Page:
Organelles

Nucleus

Structure

  • double membrane (envelope) binds it
  • nuclear pores allow mRNA and ribosomes out
  • DNA loose inside nucleus as chromatin
  • nucleoplasm is granular material

Function

  • to contain codes for protein synthesis
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Nucleolus

Structure

  • darker staining region of nucleus
  • heterochromatin is densely packed
  • euchromatin is less densely packed (lighter coloured)

Function

  • synthesis of rRNA and ribosomes
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Rough Endoplasmic Reticulum

 

Structure

  • parallel double membranes form fluid-filled sacs: cisternae
  • cisternae are studded with ribosomes
  • cisternae sacs are interconnected
  • membranes continue from nuclear envelope

Functions

  • to transport materials through the cells
  • transport proteins made by the ribosomes
  • synthesise proteins (ribosomes' role)
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Smooth Endoplasmic Reticulum

Structure

  • cisternae interconnected
  • continuous of rough endoplasmic reticulum
  • no ribosomes

Function

  • synthesis and transport of lipids and steroids
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Ribosomes

Structure

  • made of a large subunit atop a smaller subunit
  • no membrane
  • two tRNA attachment sites

Functions

  • protein synthesis
  • site where mRNA is translated and polypeptide formed
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Golgi Body/Apparatus

Structure

  • series of separate, flatterened fluid-filled sacs: cisternae
  • made of transport vesicles which fuse together and then pinch off later

Functions

  • production and packaging of secretory enzymes
  • making lysosomes, glycoproteins - modification of proteins from the rER
  • transport and storage of lipids
  • secreting carbohydrates
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Mitochondria

Structure

  • cylindrical to enable large surface area to volume ratio, generslly 1-10 micrometers
  • organic matrix solution contains lipid/protein compounds
  • the double membrane is separated by inter-menbrane space, and the inner membrane folds into cristae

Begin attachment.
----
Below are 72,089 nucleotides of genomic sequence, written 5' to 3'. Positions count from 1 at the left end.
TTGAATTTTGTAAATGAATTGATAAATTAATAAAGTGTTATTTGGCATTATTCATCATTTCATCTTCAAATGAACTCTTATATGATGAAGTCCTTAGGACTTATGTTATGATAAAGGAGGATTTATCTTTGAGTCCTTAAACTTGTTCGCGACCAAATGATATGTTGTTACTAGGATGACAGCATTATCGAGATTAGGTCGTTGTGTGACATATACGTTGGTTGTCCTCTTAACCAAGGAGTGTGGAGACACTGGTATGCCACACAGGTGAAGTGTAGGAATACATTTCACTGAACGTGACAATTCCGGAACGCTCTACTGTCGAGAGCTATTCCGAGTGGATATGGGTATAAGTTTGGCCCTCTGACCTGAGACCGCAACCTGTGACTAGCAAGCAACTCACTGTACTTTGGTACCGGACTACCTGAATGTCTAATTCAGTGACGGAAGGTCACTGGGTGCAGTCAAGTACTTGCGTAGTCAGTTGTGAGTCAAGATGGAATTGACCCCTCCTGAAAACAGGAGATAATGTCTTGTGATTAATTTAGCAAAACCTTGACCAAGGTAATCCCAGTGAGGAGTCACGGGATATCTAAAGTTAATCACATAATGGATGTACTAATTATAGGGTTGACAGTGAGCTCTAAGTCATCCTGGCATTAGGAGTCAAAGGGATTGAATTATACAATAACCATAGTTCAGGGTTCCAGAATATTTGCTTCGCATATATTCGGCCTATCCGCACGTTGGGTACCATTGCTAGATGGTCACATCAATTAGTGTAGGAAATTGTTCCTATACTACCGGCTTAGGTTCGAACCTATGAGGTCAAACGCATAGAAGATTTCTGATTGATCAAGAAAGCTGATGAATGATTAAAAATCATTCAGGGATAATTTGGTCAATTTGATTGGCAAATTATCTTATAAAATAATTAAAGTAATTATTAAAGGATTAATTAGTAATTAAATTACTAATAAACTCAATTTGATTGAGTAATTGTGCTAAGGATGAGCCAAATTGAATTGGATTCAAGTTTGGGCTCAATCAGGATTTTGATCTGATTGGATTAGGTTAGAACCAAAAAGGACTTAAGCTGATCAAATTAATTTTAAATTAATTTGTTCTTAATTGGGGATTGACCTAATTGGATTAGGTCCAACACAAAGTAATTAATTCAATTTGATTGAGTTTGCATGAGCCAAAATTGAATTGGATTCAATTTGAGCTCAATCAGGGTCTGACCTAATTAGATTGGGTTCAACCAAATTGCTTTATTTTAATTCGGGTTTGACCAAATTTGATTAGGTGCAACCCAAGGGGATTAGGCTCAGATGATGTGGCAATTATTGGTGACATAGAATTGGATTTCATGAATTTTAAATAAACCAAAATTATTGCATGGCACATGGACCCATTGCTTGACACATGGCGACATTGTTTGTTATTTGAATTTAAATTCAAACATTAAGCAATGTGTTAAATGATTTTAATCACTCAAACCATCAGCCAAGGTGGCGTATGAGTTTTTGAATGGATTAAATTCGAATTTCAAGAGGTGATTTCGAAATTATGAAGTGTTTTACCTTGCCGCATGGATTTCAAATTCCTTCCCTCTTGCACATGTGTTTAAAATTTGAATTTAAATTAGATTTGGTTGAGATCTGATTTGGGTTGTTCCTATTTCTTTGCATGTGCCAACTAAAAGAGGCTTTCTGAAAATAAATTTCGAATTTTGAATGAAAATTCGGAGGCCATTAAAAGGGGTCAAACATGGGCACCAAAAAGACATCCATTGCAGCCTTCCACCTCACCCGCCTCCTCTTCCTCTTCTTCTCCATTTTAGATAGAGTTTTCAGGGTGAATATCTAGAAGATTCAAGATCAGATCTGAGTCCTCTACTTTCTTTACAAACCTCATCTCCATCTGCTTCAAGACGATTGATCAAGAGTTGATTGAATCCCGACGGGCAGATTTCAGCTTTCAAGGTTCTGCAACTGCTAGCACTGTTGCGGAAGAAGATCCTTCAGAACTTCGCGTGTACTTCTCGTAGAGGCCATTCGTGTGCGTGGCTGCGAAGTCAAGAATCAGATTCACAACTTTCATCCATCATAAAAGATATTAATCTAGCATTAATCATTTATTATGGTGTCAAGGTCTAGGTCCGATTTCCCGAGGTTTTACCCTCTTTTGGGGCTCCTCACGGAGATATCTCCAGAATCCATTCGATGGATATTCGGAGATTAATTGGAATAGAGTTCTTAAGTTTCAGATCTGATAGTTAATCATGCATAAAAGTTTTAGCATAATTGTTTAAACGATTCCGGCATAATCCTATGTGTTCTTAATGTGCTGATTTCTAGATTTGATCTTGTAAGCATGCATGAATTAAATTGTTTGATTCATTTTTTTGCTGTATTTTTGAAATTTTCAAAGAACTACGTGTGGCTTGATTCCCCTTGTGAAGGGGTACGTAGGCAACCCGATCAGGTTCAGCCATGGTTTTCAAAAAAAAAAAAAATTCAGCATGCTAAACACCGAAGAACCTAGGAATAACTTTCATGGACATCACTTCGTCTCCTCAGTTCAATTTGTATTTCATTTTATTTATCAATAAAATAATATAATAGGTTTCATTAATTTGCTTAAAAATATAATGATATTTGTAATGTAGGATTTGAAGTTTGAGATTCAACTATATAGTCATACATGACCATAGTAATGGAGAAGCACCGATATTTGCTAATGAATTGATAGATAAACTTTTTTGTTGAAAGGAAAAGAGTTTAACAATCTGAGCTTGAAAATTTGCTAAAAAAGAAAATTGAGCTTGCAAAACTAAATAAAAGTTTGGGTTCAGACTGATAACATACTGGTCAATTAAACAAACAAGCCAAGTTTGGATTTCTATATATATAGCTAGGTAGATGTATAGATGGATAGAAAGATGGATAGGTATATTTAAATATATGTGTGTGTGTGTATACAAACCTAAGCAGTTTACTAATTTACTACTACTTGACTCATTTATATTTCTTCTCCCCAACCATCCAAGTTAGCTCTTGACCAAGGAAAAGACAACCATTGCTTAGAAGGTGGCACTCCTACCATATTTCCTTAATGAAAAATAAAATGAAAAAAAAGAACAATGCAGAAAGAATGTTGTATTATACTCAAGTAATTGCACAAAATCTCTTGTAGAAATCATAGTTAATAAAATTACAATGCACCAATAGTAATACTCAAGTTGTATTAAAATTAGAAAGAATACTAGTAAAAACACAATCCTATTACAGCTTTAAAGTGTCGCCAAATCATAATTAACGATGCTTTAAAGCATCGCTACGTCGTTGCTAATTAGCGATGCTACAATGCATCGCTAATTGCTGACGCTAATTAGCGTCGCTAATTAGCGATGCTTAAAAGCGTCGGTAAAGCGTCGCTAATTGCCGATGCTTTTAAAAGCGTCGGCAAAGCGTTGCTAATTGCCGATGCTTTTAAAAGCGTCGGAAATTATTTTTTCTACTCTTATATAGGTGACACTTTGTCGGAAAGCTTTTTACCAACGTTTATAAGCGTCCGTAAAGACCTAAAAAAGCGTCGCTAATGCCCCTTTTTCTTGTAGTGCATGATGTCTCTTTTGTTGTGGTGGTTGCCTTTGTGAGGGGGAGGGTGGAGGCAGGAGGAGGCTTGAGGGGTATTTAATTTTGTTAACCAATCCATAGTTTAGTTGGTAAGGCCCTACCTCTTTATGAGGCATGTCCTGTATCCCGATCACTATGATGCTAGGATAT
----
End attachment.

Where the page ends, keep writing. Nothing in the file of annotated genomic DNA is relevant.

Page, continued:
• ribosomes present (70S or small) and a circle or DNA

Function

  • to produce ATP in aerobic respiration, which is the molecule used to release energy
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Lysosomes

Structure

  • small, temporary vacuoles with one membrane surrounding enzymes

Function

  • to isolate harmful enzymes which are released to repurpose old organelles
  • ingesting bacteria isolated by white blood cells in phagocytosis
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Centrioles

Structure

  • ring of nine microtubule triplets. microtubules are hollow cylinders
  • come in pairs ( a centrosome), at right angles to each other

Functions

  • organise the spindle (microtubules) during cell division
  • NOTE - only found in animal cells (some protoctistans too), and one centrosome per cell
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Chloroplasts

Structure

  • contains stroma (fluid) bound by a double membrane (envelope)
  • like the mitochondria, has 70S ribosomes in the stroma and circular DNA
  • thylakoids are the flattened sacks holding pigments (eg chlorophyll)
  • stack of thylakoids = a granum (plural: grana) 
  • also has starch grains

Function

  • to trap light energy (hence large thylakoid surface area) for photosynthesis
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Vacuole

Structure

  • membrane that binds it is the tonoplast
  • filled with sap/solution

Function

  • to store cell sap solution which may contain glucose, amino acids, minerals)
  • in plants it has a supportive role in the cell structure
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Plasmodesmata

Structure

  • cells have pores called cell pits
  • plasmodesmata are strands of cytoplasm through the cell pits

Functions

  • transport of nutrients between plant cells
  • the symplast (plasmodesmata network) is important in water transport
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